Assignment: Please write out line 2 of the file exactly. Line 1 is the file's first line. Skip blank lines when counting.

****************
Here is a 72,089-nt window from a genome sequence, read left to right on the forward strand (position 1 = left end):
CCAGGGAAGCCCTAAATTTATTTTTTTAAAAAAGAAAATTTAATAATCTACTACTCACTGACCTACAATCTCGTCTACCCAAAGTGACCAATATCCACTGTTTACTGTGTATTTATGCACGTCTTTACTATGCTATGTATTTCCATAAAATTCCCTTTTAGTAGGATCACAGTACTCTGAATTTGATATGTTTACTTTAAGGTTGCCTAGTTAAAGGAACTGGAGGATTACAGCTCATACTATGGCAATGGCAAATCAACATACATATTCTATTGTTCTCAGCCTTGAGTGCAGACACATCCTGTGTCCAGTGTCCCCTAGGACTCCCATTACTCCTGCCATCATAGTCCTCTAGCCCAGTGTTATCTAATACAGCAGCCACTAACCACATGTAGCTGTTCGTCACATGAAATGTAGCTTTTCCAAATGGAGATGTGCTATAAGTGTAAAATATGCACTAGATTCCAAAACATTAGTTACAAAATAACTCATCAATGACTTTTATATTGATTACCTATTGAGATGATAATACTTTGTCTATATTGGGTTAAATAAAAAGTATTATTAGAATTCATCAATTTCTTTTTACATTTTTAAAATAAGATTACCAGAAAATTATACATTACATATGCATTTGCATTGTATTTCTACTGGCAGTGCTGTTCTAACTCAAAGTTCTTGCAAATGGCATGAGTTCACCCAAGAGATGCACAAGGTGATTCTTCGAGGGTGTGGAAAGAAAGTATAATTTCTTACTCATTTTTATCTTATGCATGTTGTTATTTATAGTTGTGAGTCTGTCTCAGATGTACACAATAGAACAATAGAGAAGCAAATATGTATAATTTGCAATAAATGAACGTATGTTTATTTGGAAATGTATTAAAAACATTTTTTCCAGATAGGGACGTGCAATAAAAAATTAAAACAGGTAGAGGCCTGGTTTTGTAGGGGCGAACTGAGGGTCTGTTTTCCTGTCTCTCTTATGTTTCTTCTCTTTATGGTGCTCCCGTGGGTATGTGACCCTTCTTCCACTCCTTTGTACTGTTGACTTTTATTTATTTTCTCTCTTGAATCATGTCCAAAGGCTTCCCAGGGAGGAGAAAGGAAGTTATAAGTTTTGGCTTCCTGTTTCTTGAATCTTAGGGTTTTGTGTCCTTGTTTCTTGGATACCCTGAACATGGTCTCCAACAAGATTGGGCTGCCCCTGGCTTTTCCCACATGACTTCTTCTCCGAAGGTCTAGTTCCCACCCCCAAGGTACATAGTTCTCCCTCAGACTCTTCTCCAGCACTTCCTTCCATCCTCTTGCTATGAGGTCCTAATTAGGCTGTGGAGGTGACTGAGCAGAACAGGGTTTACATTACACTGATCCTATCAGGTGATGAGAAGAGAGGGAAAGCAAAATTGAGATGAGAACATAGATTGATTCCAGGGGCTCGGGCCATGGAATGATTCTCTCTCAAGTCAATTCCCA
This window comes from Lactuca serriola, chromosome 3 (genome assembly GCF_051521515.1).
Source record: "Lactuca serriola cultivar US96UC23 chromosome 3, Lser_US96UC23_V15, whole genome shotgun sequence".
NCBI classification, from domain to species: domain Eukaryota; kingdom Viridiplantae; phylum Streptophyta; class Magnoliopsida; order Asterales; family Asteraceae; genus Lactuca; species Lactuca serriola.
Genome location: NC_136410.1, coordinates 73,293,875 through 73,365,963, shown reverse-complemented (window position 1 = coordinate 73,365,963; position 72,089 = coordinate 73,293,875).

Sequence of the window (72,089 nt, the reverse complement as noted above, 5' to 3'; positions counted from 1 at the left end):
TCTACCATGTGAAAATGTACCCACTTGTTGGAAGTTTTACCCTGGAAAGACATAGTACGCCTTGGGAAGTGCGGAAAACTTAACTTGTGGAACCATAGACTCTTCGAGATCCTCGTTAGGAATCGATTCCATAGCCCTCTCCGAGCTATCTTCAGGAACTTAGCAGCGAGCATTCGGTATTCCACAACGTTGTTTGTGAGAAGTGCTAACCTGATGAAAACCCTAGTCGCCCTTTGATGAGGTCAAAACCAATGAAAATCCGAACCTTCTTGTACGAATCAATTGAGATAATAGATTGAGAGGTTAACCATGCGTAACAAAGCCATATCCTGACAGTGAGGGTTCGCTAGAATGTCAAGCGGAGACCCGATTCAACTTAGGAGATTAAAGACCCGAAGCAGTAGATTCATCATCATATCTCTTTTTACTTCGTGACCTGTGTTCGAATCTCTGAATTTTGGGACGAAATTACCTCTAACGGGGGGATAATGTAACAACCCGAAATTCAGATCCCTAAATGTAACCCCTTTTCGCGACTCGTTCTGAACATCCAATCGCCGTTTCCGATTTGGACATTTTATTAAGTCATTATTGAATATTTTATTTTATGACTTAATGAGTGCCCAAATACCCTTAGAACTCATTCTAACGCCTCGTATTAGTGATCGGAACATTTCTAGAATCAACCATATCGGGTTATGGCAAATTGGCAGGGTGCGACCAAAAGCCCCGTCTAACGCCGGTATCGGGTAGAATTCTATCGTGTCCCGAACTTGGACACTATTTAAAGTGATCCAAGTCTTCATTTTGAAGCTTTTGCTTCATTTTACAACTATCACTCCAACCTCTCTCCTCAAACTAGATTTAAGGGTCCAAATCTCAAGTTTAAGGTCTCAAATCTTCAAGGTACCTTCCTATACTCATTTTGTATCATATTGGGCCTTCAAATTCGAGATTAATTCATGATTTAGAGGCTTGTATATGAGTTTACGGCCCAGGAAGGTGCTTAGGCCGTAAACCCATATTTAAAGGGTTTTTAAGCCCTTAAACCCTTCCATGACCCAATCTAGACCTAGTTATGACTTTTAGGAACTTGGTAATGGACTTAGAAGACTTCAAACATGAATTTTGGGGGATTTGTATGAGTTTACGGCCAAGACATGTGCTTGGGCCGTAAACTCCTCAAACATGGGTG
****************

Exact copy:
CCAGGGAAGCCCTAAATTTATTTTTTTAAAAAAGAAAATTTAATAATCTACTACTCACTGACCTACAATCTCGTCTACCCAAAGTGACCAATATCCACTGTTTACTGTGTATTTATGCACGTCTTTACTATGCTATGTATTTCCATAAAATTCCCTTTTAGTAGGATCACAGTACTCTGAATTTGATATGTTTACTTTAAGGTTGCCTAGTTAAAGGAACTGGAGGATTACAGCTCATACTATGGCAATGGCAAATCAACATACATATTCTATTGTTCTCAGCCTTGAGTGCAGACACATCCTGTGTCCAGTGTCCCCTAGGACTCCCATTACTCCTGCCATCATAGTCCTCTAGCCCAGTGTTATCTAATACAGCAGCCACTAACCACATGTAGCTGTTCGTCACATGAAATGTAGCTTTTCCAAATGGAGATGTGCTATAAGTGTAAAATATGCACTAGATTCCAAAACATTAGTTACAAAATAACTCATCAATGACTTTTATATTGATTACCTATTGAGATGATAATACTTTGTCTATATTGGGTTAAATAAAAAGTATTATTAGAATTCATCAATTTCTTTTTACATTTTTAAAATAAGATTACCAGAAAATTATACATTACATATGCATTTGCATTGTATTTCTACTGGCAGTGCTGTTCTAACTCAAAGTTCTTGCAAATGGCATGAGTTCACCCAAGAGATGCACAAGGTGATTCTTCGAGGGTGTGGAAAGAAAGTATAATTTCTTACTCATTTTTATCTTATGCATGTTGTTATTTATAGTTGTGAGTCTGTCTCAGATGTACACAATAGAACAATAGAGAAGCAAATATGTATAATTTGCAATAAATGAACGTATGTTTATTTGGAAATGTATTAAAAACATTTTTTCCAGATAGGGACGTGCAATAAAAAATTAAAACAGGTAGAGGCCTGGTTTTGTAGGGGCGAACTGAGGGTCTGTTTTCCTGTCTCTCTTATGTTTCTTCTCTTTATGGTGCTCCCGTGGGTATGTGACCCTTCTTCCACTCCTTTGTACTGTTGACTTTTATTTATTTTCTCTCTTGAATCATGTCCAAAGGCTTCCCAGGGAGGAGAAAGGAAGTTATAAGTTTTGGCTTCCTGTTTCTTGAATCTTAGGGTTTTGTGTCCTTGTTTCTTGGATACCCTGAACATGGTCTCCAACAAGATTGGGCTGCCCCTGGCTTTTCCCACATGACTTCTTCTCCGAAGGTCTAGTTCCCACCCCCAAGGTACATAGTTCTCCCTCAGACTCTTCTCCAGCACTTCCTTCCATCCTCTTGCTATGAGGTCCTAATTAGGCTGTGGAGGTGACTGAGCAGAACAGGGTTTACATTACACTGATCCTATCAGGTGATGAGAAGAGAGGGAAAGCAAAATTGAGATGAGAACATAGATTGATTCCAGGGGCTCGGGCCATGGAATGATTCTCTCTCAAGTCAATTCCCA